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Although founded in 1841, Dallas did not experience significant growth until 1873 when the Texas and Pacific (T&P) Railroad crossed the Houston and Texas Central Railroad (H&TC) near downtown. Securing these railroads led to a prolific building boom that has never fully ended, even during the Great Depression and subsequent world wars. Dallas’s ability to sustain growth and development as a banking and commercial center led to the demolition of much of the early built environment, a trend that continues even today. Lost Dallas explores and documents those buildings, neighborhoods, and places that have been lost and even forgotten since the city's modest antebellum beginning.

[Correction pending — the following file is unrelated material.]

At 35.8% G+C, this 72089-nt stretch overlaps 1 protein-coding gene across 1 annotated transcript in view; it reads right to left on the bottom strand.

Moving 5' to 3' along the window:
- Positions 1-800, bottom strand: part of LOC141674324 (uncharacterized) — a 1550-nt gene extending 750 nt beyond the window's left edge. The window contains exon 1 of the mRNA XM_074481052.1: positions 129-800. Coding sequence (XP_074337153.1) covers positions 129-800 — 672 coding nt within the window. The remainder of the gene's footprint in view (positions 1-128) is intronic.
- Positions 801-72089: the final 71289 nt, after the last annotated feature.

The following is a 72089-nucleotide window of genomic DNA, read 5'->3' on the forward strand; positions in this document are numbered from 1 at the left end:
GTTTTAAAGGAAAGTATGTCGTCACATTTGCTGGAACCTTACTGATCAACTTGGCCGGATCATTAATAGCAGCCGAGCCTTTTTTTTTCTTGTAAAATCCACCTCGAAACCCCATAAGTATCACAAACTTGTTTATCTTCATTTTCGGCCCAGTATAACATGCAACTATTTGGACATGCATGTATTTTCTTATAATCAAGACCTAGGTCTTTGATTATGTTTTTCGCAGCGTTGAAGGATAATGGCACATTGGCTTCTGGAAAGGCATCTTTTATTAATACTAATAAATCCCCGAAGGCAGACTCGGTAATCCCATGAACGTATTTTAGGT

|Publisher:||Arcadia Publishing SC|
|Series:||Images of America Series|
|Product dimensions:||6.50(w) x 9.10(h) x 0.40(d)|
About the Author
The City of Dallas Historic Preservation Division has been the designated City of Dallas steward for historic preservation since its creation in 1973. The City of Dallas Historic Preservation Division oversees more than 130 individually designated landmarks and historic districts that contain thousands of structures. Along with the City of Dallas municipal archives, the Dallas Historic Preservation Division serves as a repository of historical images and documents. Mark Doty is historic preservation officer for the City of Dallas.